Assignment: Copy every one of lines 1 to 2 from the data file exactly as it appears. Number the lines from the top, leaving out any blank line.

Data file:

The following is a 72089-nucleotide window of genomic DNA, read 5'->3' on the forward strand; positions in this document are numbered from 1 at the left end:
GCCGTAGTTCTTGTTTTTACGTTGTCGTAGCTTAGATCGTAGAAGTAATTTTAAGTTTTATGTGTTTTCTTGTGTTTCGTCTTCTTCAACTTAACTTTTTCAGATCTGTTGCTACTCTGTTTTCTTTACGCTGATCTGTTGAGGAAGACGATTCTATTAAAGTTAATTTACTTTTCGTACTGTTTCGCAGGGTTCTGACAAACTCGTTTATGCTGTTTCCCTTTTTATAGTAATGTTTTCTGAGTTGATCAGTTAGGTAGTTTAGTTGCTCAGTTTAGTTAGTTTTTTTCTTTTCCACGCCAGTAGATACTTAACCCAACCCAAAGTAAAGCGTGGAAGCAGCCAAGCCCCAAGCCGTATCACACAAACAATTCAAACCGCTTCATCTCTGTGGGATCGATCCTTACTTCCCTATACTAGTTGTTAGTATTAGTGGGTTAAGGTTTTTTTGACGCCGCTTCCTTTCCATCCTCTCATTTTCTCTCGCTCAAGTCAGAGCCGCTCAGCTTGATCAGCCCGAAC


The following is a 72089-nucleotide window of genomic DNA, read 5'->3' on the forward strand; positions in this document are numbered from 1 at the left end:
GCCGTAGTTCTTGTTTTTACGTTGTCGTAGCTTAGATCGTAGAAGTAATTTTAAGTTTTATGTGTTTTCTTGTGTTTCGTCTTCTTCAACTTAACTTTTTCAGATCTGTTGCTACTCTGTTTTCTTTACGCTGATCTGTTGAGGAAGACGATTCTATTAAAGTTAATTTACTTTTCGTACTGTTTCGCAGGGTTCTGACAAACTCGTTTATGCTGTTTCCCTTTTTATAGTAATGTTTTCTGAGTTGATCAGTTAGGTAGTTTAGTTGCTCAGTTTAGTTAGTTTTTTTCTTTTCCACGCCAGTAGATACTTAACCCAACCCAAAGTAAAGCGTGGAAGCAGCCAAGCCCCAAGCCGTATCACACAAACAATTCAAACCGCTTCATCTCTGTGGGATCGATCCTTACTTCCCTATACTAGTTGTTAGTATTAGTGGGTTAAGGTTTTTTTGACGCCGCTTCCTTTCCATCCTCTCATTTTCTCTCGCTCAAGTCAGAGCCGCTCAGCTTGATCAGCCCGAAC